|“Moses“ by Carlo Dolci, 1640-45|
Reading I: Deuteronomy 26:16-19
Commentary on Dt 26:16-19
This reading from Deuteronomy is the final agreement in Moses’ Covenant. In it the Israelites are told by Moses that for their part they must always follow God’s commandments and statutes. For his part, the Lord has made them his special possession, favored above the other nations he has made.
Responsorial Psalm: Psalm 119:1-2, 4-5, 7-8
R. (1b) Blessed are they who follow the law of the Lord!
Commentary on Ps 119:1-2, 4-5,7-8
Psalm 119 is an acrostic poem. Each of the eight verses of the first strophe begins with the first letter of the Hebrew alphabet (aleph). Each verse of the second strophe begins with the second letter (beth), and so on for all 22 letters of the alphabet. The entire work is in praise of the Law, and the joys to be found in keeping it. It is not "legalism" but a love and desire for the word of God in Israel's Law, which is the expression of the Lord's revelation of himself and his will for man. In these opening verses, the psalmist establishes that a desire to keep the law is a prerequisite to offering sincere praise.
Gospel: Matthew 5:43-48
Commentary on Mt 5:43-48
This passage is the second of six examples in St. Matthew’s Gospel of conduct demanded of the Christian disciple. The Lord extends the understanding of Mosaic Law. He first quotes Leviticus 19:18. Jesus tells the disciples once more that their behavior must be reflected in how they treat others and must go beyond what was customarily understood. He tells his friends directly to love their enemies and pray for those who persecute them (not curse them as was customary, also echoed in Romans 12:17-21). This exhortation differentiates Christians, who love even their enemies based upon requirements of their faith.
Jesus continues to reinterpret Mosaic Law. Here, he goes after the closed community. He tells the disciples, consistent with the instruction to “turn the other cheek,” to love not just those who love us but those who are our enemies as well.
He goes on to contrast the response expected from his disciples to the response customarily given (e.g. loving those who love you, greeting only one’s friends), asking: “Do not the pagans do the same?” The passage concludes with “So be perfect, just as your heavenly Father is perfect.” He points out that to do less than that is human nature, but our calling is to be perfect as the heavenly Father is perfect. Only in St. Matthew’s Gospel is the word “perfect” used. In St. Luke’s Gospel the word is “merciful”.
CCC: Mt 5:43-44 1933, 2844; Mt 5:44-45 2303, 2608; Mt 5:44 1825, 1968, 2262; Mt 5:45 2828; Mt 5:46-47 2054; Mt 5:47 1693; Mt 5:48 443, 1693, 1968,2013, 2842
Sometimes when we are in discussions with friends or family who see the faith as “non-inclusive” we may hear retorts like: “The best Christian that has ever been was Gandhi;” or some other epithet intended to challenge the notion that belief in the supremacy of Christ is key to our salvation. People taking this approach have missed something very important that St. Matthew’s Gospel makes clear in the passage we are given today.
There is a difference between being a good and moral person and being a good Christian. To use an analogy, it is like saying: “I have a rowboat in a pond and am therefore a sailor. This makes me just like the maritime seamen who take huge ships on the seas of the world.” Some of the ingredients are the same, both have boats (although the scale is drastically different), and both are in a body of water; however the size and hazards are tremendously different.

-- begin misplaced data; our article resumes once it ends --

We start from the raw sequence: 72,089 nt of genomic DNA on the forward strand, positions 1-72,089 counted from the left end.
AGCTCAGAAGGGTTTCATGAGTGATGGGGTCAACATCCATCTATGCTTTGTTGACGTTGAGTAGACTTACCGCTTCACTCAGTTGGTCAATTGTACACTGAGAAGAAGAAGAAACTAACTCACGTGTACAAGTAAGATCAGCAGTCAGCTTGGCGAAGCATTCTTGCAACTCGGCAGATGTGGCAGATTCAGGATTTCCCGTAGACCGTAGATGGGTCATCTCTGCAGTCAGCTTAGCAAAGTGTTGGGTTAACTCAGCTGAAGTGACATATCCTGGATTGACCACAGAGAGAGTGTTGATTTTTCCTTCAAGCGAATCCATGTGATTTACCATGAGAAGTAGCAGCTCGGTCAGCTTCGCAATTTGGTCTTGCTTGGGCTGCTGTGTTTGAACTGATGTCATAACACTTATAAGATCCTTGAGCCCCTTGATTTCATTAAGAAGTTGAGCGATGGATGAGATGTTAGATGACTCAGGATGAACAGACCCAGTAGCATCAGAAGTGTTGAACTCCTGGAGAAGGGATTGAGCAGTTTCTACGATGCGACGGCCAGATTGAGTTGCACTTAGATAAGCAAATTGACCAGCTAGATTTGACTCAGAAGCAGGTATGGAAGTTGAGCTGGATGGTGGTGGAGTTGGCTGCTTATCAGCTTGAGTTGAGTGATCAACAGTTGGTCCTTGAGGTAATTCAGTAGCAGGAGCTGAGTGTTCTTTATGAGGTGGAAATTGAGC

The principal differences between the good and moral person and the good Christian are, first, what they believe about God, and second, how they are motivated and what they expect from their lives. We draw this distinction here because many of our brothers and sisters who claim to be Christian are in fact good moral people who have not taken a leap of faith.
As the Gospel tells us, the Christian follows God in loving all his creation, that which is pleasing to the eye, to touch, to smell and to taste and that which is not pleasing. All of the physical reality we perceive is created by him and is therefore to be respected by us. That includes our fellow travelers, whether they love us or not. All were created by God, all are loved by God, and as God’s only Son shows us time and again, all are loved equally.
The distinguishing element here is that the good and moral person may love and respect creation too, but does so only so far as it is seen to be in that person’s best interests or the best interests of society in general. Here’s an example. There is an organization called PETA (People for the Ethical Treatment of Animals). While it is certainly a Christian ideal to treat animals humanely, certain radical members of this group have gone so far as to kill people whom they thought were treating animals inhumanely. Their reverence for the life of animals actually exceeded their reverence for human life.
This is just one example of how morality may be misconstrued as being analogous to Christianity. The Christian is driven by love, and that is the underlying difference. We are asked to love God first (Father, Son, and Holy Spirit) and then love others (all others, not just those who love us). To do less would be a betrayal of Christ, who showed us what Christian love means.
 The picture is “Moses“ by Carlo Dolci, 1640-45
 The readings are taken from the New American Bible with the exception of the Psalm and its response which were developed by the International Committee for English in Liturgy (ICEL). This re-publication is not authorized by USCCB and is for private use only.